As the country rides out the pandemic while contemplating the meaning of both social unrest and volatile financial markets, many of the nation’s most impactful charities are bracing for reduced philanthropic support. EAB, a higher education and technology consulting firm, surveyed 110 development executives about their predictions for COVID-19’s impact on fundraising. The survey also asked the executives to include their organizations’ responses to it.1 Fortunately, the generosity of prior generations of supporters will provide them a buffer to endure this decline.
However, now with so many individuals under home quarantine, it might be counterintuitively easier to connect with long-time donors and even those newer to an institution. The lockdowns remind us of how social we are.
The Zoom meeting or other videoconferencing platform gives fundraisers a safe medium to connect. While personal one-to-one visits will always be best for forming the deepest connections, virtual meetings have now proven to be another tool.
Of course, the other tried and proven means is through written communications, including newsletters and brochures, which continue to be vital. The June 3rd issue of the Chronicle of Philanthropy, “Planned Giving Is Having a Moment During the Pandemic” by Eden Stiffman highlights how some organizations have communicated to donors with tact and sensitivity as part of staying connected. And the outreach has been productive. The Southern Poverty Law Center received more than 50 new bequest commitments—a significant increase over a similar period from the prior year.
The Response to the Pandemic
The responses to the EAB survey contained three strategies of particular note:2
1. “Increasing planned giving training anticipating an increase in estate giving interest.”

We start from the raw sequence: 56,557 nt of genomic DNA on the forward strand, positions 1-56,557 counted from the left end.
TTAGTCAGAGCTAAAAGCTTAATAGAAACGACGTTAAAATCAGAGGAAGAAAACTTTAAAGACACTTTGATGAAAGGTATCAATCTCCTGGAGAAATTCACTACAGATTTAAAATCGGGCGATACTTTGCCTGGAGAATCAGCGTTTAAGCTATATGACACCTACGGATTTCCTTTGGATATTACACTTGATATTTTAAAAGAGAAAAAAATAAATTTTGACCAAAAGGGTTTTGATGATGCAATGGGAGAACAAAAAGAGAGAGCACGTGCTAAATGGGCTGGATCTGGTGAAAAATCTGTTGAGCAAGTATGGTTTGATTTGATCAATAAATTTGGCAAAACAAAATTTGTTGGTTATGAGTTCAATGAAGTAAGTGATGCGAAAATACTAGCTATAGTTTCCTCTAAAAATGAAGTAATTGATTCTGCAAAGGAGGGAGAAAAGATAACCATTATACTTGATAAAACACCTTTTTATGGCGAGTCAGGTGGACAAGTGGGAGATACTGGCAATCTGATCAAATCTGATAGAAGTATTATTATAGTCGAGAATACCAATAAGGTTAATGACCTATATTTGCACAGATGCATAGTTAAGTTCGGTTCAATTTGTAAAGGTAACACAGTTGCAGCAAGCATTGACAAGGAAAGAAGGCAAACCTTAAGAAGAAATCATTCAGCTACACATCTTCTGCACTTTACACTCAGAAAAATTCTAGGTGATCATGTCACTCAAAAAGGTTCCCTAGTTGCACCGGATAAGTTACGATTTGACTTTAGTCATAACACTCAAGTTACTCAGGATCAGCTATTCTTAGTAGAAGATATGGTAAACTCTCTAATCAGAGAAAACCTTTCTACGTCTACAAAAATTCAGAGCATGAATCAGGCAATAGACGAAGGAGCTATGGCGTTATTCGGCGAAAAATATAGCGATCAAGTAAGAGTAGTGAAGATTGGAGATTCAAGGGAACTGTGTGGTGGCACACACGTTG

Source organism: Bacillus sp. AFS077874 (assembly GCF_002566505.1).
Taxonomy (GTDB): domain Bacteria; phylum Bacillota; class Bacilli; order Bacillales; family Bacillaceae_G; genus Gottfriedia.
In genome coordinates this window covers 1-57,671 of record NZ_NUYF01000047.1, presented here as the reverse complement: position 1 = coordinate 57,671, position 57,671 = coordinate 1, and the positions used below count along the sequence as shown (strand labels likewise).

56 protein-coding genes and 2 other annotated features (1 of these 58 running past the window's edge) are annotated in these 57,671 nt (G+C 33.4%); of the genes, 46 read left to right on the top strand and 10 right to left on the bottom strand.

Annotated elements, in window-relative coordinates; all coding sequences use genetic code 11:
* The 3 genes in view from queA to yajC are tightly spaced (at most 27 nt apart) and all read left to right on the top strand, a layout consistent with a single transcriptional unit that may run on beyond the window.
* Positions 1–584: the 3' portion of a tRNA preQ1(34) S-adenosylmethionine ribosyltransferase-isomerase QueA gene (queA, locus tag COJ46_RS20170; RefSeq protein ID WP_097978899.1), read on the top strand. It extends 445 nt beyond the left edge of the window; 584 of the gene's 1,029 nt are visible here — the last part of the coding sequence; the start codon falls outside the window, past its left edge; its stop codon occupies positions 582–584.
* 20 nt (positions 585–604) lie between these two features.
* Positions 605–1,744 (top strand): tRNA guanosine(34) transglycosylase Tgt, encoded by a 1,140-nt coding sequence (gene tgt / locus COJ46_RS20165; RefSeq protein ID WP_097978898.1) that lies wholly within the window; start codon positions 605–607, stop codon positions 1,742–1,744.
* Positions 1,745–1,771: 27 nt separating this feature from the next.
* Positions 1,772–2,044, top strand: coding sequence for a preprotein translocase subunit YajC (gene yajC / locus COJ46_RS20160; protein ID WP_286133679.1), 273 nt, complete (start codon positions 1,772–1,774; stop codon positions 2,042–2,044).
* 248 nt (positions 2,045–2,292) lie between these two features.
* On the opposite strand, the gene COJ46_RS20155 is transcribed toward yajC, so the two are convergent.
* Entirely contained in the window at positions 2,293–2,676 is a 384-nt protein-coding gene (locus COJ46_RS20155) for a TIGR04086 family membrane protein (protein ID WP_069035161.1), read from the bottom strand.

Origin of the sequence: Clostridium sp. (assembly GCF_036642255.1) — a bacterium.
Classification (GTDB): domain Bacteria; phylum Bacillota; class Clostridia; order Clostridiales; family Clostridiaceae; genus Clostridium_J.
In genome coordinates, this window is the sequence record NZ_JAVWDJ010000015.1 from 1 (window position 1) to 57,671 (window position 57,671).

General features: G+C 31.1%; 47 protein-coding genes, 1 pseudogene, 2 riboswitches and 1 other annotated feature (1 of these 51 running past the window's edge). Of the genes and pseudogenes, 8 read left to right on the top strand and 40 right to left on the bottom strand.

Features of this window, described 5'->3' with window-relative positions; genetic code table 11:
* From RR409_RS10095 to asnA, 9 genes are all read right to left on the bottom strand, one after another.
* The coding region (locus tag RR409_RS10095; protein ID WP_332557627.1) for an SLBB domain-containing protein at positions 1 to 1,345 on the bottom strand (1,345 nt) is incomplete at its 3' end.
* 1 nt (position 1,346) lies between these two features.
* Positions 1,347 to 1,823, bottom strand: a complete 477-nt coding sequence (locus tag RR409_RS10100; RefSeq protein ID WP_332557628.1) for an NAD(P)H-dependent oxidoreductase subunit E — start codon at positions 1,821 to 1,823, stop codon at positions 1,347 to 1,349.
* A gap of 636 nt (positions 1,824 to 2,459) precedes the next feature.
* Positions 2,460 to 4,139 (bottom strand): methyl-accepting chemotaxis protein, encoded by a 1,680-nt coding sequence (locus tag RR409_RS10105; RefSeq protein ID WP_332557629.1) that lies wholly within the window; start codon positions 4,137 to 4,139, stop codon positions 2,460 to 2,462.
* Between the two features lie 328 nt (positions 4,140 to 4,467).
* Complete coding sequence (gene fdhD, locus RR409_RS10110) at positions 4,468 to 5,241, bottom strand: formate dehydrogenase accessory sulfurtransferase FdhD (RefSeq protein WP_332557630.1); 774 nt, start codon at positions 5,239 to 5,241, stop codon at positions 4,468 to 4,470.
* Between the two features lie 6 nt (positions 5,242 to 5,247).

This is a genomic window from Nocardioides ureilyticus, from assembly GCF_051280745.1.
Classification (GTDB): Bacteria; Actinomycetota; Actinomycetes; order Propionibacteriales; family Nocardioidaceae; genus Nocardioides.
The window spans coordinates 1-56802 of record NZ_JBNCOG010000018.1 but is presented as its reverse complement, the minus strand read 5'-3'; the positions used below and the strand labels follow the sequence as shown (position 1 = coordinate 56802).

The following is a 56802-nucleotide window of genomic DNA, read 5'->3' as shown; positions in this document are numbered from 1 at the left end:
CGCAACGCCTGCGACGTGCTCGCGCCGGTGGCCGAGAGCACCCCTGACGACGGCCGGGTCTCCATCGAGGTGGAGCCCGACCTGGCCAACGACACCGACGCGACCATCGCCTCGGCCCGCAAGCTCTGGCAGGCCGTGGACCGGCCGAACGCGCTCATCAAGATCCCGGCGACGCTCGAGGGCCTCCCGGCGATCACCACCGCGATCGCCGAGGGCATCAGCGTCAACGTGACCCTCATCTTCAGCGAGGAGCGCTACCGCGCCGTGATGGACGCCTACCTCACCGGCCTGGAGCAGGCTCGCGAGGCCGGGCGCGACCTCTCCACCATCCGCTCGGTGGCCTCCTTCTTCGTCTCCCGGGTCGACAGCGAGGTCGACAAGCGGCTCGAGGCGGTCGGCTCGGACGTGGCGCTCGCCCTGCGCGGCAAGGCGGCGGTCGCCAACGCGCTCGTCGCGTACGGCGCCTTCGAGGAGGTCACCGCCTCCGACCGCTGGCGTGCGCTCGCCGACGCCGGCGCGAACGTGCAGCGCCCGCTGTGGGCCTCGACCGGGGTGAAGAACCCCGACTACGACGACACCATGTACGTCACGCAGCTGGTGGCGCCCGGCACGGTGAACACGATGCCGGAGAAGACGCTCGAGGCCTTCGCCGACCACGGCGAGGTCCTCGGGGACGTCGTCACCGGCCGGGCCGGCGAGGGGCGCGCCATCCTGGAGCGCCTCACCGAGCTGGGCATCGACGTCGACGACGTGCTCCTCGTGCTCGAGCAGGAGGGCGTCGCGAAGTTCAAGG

2. “We have adjusted and increased our communications and virtual engagement opportunities … to ensure that we remain top of mind.“
3. “Emphasizing development communications, consistent messaging and attitude of gratefulness in external communication channels.”
We at Sharpe Group could not agree more and have been advising our clients to follow these strategies for decades!
Using Your Most Valuable Expertise
Since planned giving professionals are often the most experienced “experts” in the search for their institutions’ legacy supporters, the current environment is not the time to hide.
Social distancing has given all the opportunity to reflect deeply about the people and institutions that have meant and continue to mean the most. Though the lethality rates of COVID-19 are unknowable, it has inspired the thoughtful to ponder their legacy. And, for some, philanthropy is an important component of it. They can be part of the next generation of future support that enables their favorite charities to rebuild or build up the margin of error in order to endure.
By Professor Chris Woehrle, Chair & Professor of Tax & Estate Planning Department, College for Financial Planning, Centennial, Colorado
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1. The respondents are anticipating a notable decline. Over forty percent of the respondents anticipate a decline of 10% or more; twenty percent a decline of 20% or more. Million-dollar commitments are most at risk for being delayed or unfunded. Read more here. ↵
2. The details of the EAB survey can be found here. ↵